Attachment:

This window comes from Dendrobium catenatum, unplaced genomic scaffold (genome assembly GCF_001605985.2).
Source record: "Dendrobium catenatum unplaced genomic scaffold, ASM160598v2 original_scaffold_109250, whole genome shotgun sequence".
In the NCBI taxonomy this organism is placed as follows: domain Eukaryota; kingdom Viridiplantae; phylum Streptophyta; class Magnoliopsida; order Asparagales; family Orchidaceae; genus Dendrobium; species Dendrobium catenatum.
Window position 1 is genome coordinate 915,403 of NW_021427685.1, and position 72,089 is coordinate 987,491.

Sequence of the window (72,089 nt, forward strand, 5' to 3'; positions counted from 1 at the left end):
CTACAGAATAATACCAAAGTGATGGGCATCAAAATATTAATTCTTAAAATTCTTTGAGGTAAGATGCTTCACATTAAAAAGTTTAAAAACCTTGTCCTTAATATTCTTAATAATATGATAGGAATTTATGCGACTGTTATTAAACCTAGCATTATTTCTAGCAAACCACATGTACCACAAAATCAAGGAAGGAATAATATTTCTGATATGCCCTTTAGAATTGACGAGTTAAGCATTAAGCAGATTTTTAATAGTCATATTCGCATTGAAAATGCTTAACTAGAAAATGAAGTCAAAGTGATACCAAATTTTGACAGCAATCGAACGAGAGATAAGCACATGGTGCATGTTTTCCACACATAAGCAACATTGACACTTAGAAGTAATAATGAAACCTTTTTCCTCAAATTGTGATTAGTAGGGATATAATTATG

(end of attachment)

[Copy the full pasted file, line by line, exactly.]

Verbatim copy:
This window comes from Dendrobium catenatum, unplaced genomic scaffold (genome assembly GCF_001605985.2).
Source record: "Dendrobium catenatum unplaced genomic scaffold, ASM160598v2 original_scaffold_109250, whole genome shotgun sequence".
In the NCBI taxonomy this organism is placed as follows: domain Eukaryota; kingdom Viridiplantae; phylum Streptophyta; class Magnoliopsida; order Asparagales; family Orchidaceae; genus Dendrobium; species Dendrobium catenatum.
Window position 1 is genome coordinate 915,403 of NW_021427685.1, and position 72,089 is coordinate 987,491.

Sequence of the window (72,089 nt, forward strand, 5' to 3'; positions counted from 1 at the left end):
CTACAGAATAATACCAAAGTGATGGGCATCAAAATATTAATTCTTAAAATTCTTTGAGGTAAGATGCTTCACATTAAAAAGTTTAAAAACCTTGTCCTTAATATTCTTAATAATATGATAGGAATTTATGCGACTGTTATTAAACCTAGCATTATTTCTAGCAAACCACATGTACCACAAAATCAAGGAAGGAATAATATTTCTGATATGCCCTTTAGAATTGACGAGTTAAGCATTAAGCAGATTTTTAATAGTCATATTCGCATTGAAAATGCTTAACTAGAAAATGAAGTCAAAGTGATACCAAATTTTGACAGCAATCGAACGAGAGATAAGCACATGGTGCATGTTTTCCACACATAAGCAACATTGACACTTAGAAGTAATAATGAAACCTTTTTCCTCAAATTGTGATTAGTAGGGATATAATTATG